The events that occurred at our nation’s Capitol on January 6, 2021 are not only shocking in today’s world, but also generated comparisons to previous episodes from history.
As images, video clips, and news reports filled social media feeds, they invited comparisons to previous historical events and inquiries about connections to the past. Many of these questions were related to the Civil War era.
ACWM has compiled a list of resources that speak to many of these questions, and help provide historical context to these events. Many are new pieces written by Civil War historians, sharing the connections that they see in current events and conversations as they unfold.
We’re presenting these resources in categories: historical context; editorial historical context and; educator/parent resources. We will continue to update this list with resources we find.
Pieces providing historical context to themes or events
The Capitol Takeover That Wasn’t – Historian Ted Widmer recalls the counting of electoral votes in 1861, and the evidence of threats to disrupt that process that never came to fruition. Article from The New York Times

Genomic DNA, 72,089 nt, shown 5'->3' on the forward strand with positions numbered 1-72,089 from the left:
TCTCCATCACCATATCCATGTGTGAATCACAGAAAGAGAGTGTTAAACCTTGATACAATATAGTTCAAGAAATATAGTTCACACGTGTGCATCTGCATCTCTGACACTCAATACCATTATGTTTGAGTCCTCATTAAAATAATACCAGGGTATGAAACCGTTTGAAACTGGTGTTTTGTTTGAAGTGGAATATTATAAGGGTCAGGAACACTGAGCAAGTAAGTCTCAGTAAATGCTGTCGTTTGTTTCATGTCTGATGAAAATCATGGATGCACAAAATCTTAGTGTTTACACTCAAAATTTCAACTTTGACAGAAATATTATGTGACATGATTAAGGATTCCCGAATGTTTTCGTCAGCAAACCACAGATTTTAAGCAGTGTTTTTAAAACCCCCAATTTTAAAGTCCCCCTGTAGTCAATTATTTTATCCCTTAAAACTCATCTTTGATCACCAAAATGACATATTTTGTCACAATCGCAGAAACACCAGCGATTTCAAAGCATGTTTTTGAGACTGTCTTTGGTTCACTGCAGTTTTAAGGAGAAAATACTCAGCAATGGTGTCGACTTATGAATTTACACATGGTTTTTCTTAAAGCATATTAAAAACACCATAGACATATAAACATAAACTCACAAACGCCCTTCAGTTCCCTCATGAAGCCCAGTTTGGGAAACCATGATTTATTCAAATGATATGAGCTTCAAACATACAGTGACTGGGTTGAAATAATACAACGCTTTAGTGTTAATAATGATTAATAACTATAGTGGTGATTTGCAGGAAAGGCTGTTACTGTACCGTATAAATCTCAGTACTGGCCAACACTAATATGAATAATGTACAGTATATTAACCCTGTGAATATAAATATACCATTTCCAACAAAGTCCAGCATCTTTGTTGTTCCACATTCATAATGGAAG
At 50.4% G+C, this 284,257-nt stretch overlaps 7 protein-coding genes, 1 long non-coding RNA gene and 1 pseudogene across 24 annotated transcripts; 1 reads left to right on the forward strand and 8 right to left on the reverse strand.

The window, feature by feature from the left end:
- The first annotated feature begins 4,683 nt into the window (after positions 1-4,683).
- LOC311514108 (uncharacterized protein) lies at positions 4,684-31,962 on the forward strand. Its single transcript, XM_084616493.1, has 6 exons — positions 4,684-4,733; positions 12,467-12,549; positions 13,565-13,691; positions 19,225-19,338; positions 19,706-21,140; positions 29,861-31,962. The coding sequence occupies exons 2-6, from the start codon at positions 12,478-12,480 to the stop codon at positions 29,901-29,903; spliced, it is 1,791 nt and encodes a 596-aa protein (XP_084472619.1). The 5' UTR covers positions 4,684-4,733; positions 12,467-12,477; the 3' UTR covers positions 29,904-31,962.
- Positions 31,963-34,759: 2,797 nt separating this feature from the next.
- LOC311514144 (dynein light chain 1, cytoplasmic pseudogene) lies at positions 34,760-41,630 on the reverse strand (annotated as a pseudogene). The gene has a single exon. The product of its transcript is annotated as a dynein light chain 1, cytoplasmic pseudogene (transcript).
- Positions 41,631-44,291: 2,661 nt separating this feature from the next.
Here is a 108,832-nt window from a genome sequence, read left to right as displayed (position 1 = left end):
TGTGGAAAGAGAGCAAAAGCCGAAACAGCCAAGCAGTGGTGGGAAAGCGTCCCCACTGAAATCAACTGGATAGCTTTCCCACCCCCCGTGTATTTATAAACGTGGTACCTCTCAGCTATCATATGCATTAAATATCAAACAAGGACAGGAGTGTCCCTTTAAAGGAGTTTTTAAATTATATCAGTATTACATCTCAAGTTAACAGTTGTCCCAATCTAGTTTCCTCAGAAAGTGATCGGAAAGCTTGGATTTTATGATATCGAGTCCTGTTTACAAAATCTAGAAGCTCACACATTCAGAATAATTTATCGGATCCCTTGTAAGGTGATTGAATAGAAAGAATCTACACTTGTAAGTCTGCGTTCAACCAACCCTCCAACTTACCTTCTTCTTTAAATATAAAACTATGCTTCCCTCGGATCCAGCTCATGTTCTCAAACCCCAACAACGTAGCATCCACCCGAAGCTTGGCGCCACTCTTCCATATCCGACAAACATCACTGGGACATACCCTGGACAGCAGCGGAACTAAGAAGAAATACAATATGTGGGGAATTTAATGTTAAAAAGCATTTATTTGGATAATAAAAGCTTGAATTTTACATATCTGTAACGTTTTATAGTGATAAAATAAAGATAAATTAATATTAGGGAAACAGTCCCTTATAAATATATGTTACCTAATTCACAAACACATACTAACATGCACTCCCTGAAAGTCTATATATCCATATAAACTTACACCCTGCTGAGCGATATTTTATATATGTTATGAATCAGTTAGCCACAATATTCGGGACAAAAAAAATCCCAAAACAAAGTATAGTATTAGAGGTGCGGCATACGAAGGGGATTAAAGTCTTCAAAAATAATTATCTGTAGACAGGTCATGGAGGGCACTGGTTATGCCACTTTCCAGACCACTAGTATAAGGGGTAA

“If Anyone Says Election to Me, I Want to Fight:” The Messy Election of 1876 — Historian Jon Grinspan’s summary of the drawn-out process resolving the close and contested presidential election of 1876 — and how politicians attempted to influence the outcome — which resulted in the end of military Reconstruction.
Blog post on American Historical Association Perspectives on History blog
Impeachment – This NPR Throughline podcast talks with writer Brenda Wineapple about how the divided state of the nation after the Civil War led to the impeachment of Andrew Johnson in 1868. Podcast from NPR. For more lessons from Johnson’s impeachment, see historian Liz Varon’s piece in the Washington Post.Episode of Throughline history podcast.
The Southern Senators Expelled After Rejecting Abraham Lincoln’s Election — While some critics called for the expulsion of the senators challenging 2020 election results in advance of the January 5 certification of Electoral College votes, this article summarizes the last time that senators have been expelled.
Article from the Washington Post
Myths & Misuderstandings: The Confederate Flag — Many people took notice when several Confederate flags appeared in the U.S. Capitol and wondered about its historical connections to this moment. In this blog post in our ACWM “Myths and Misunderstandings” series about the origins and evolution of meanings for the Confederate Battle Flag, written by museum historian John Coski.